Following the footsteps of the Incas

Spring has sprung or, on this side of the equator, autumn has come. Regardless of season, my feet are still wandering the land of Peru.

 The road from Huaraz took me to Lima, the busting capital. Here I spent a few days wandering around the historic center, admiring the pristine cleanliness of Miraflores, and spenting some time in the bohemian barrio of Barranco. I was lucky to meet up with Emanuel, a fellow teacher from Colombia,who had been living here for about a month. 

From Lima I ventured down south to Huacachina, the beautiful oasis in the middle of the only desert in Peru. Dune buggying is the main attraction there, and it is the most fun way (and the only way I will accept) to get sand permanently stuck to every part of your body for life.

My next destination was Arequipa, a city that’s one short letter away from condensed milk. I was planning on summiting Chanchani, the highest volcano in Southern Peru, but due to rainy weather and pretty much no visibility of any of the beautiful scenery around it, I skipped the trek. There will be more mountains waiting for me in Bolivia and Chile, so I packed my bags and headed to Cusco.

This is where the love affair began… Up till that point I wasn’t particularly enjoying my travels around Peru. Not that I wouldn’t recommend this country to people, it’s still incredibly beautiful with all its diversity and culture, but I just wasn’t feeling the same thrill of travel as I did in Colombia and Ecuador. However, the second I stepped off the bus in Cusco, it all shifted. I suddenly felt at home. I got that travel spark back. It was like a breath of much needed fresh air. And it was amazing.

The narrow cobbled colonial streets of the centro historico,the abundance of Incan ruins in and around Cusco, combined with the beautiful nature of Valle Sagrado brought out the nerdy archaeologist in me. I was determined to see it all. And I started with the star attraction, the Machu of all Picchu’s.

I didn’t reach it through the popular routes though. Both the Inca Trail and Salkantay Trek would have ripped my wallet apart. I opted for the cheapest way possible, which is taking a small bus to Hidroelectrica, and walking for 12 km along the train tracks to reach Aguas Calientes, the gateway to the Lost City of Incas. Aguas Calientes is a strange little town. It is build purely for tourists, with horrifically overpriced restaurants and wayyyyyy too many Machu Picchu themed souvenir shops. But oddly it reminded me of Phong Nha, a town in Vietnam, with its dark mountain and cliff silhouettes surrounding you from all angles. I took my well needed sleep for the night at Casa Paz, a very lovely and cheap (!) hostel just off the main square.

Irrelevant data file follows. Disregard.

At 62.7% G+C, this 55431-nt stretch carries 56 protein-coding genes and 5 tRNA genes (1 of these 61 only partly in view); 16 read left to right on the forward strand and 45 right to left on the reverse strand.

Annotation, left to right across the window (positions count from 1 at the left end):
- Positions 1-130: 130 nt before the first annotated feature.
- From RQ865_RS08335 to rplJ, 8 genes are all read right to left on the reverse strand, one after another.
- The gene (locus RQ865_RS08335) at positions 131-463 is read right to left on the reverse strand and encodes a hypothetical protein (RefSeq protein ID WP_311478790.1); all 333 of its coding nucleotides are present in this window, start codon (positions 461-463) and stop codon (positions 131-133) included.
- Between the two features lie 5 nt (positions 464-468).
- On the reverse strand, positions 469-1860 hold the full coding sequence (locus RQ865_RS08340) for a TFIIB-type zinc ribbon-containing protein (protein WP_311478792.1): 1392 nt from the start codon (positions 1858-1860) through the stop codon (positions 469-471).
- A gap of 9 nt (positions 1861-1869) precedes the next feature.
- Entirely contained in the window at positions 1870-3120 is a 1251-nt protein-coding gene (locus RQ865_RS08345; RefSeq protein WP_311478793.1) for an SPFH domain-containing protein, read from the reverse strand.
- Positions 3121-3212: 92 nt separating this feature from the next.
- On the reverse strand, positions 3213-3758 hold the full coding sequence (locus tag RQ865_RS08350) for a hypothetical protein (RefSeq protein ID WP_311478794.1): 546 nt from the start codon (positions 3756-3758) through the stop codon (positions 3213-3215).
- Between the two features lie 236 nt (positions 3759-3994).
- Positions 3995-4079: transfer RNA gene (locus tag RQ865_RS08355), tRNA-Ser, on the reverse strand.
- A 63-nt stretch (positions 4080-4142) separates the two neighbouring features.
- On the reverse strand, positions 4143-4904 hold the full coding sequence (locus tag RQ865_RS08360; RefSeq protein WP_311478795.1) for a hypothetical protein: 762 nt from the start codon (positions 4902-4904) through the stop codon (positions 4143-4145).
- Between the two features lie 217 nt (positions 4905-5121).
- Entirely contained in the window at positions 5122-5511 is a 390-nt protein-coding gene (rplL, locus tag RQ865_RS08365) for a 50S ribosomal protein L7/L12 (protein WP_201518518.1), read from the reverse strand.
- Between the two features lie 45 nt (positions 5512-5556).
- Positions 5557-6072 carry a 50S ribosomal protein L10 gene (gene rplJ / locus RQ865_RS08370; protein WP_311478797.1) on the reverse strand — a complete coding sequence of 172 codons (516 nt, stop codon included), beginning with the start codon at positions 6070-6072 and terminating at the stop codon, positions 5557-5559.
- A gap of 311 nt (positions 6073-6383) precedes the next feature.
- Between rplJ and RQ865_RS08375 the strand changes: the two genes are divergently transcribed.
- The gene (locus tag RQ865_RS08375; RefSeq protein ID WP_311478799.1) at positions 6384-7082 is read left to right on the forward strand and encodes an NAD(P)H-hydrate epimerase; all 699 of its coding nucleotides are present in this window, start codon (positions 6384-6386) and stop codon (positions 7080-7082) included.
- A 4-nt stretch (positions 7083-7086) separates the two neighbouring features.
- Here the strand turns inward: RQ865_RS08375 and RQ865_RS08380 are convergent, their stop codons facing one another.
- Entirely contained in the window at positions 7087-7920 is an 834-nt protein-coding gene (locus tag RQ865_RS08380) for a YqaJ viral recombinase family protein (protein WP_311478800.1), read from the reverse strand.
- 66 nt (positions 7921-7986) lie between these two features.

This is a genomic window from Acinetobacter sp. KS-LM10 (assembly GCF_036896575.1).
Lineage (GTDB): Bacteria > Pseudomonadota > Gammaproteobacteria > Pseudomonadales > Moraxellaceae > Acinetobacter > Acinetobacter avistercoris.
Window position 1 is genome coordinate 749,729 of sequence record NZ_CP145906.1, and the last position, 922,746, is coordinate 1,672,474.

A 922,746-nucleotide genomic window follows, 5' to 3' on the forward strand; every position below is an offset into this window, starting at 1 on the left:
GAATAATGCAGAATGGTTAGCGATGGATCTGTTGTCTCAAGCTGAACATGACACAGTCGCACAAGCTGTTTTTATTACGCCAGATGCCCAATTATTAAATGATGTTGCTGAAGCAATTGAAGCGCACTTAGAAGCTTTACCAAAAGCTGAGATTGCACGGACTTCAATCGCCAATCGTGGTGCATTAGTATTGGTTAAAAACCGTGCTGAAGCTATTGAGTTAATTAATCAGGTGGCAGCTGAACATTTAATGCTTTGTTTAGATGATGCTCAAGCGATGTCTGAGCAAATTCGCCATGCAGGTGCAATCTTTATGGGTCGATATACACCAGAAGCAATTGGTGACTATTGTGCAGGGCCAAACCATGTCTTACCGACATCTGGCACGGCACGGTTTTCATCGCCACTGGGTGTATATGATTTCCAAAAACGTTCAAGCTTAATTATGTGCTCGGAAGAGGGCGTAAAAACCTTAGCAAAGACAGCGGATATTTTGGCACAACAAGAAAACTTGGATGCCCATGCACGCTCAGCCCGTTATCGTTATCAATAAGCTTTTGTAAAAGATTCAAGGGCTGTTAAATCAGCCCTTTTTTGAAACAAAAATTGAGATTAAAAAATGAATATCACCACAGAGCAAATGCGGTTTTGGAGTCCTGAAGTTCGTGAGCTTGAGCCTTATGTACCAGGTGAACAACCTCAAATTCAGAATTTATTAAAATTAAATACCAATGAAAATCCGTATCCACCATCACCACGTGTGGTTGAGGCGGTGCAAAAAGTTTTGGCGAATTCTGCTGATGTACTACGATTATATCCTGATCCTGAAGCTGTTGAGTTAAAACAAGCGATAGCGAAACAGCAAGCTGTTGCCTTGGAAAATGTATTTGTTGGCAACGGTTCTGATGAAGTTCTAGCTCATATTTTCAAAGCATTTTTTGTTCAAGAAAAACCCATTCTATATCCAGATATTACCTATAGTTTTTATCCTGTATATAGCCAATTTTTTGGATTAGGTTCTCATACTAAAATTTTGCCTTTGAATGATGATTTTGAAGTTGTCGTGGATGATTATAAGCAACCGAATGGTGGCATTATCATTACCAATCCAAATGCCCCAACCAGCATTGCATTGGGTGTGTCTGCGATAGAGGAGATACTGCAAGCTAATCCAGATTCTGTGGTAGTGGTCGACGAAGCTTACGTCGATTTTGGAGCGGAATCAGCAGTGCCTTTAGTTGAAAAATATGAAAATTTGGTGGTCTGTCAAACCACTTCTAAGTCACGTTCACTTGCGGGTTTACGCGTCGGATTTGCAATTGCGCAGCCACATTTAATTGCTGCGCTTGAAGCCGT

The next morning the big journey began. I made my way up the mountain, walking up the steep cobbled stone steps up to Machu. It was around 7am, and for the most part I was the only soul on the trail. With mist and lush green hills surrounding my walk, my excitement and anticipation grew stronger and stronger as I got closer to the top. At precisely 8:24 am, I reached the Wonder of the New World.

You know that feeling when you listen to that one particular song that gives you full body chills? Or when you witness something that you have craved to see for so long, it nearly makes you cry out of joy? That’s how I felt when I saw Machu Picchu. Both of those sensations at once. It was incredible. There really is a special ambience in the air as you walk through those ancient ruins and try to invision just how life was lived here several hundred years ago, and how it must have felt for the people who discovered it before anyone else. 

My next few days were spent in the towns of Ollantaytambo and Pisác, where I would wander around the ruins and fortifications that used to guard the people that inhabited these old Incan villages. However, the once important walls now are merely peacefully overlooking the new generations residing beneath them as life continues to thrive in these little pueblos at the heart of Valle Sagrado.

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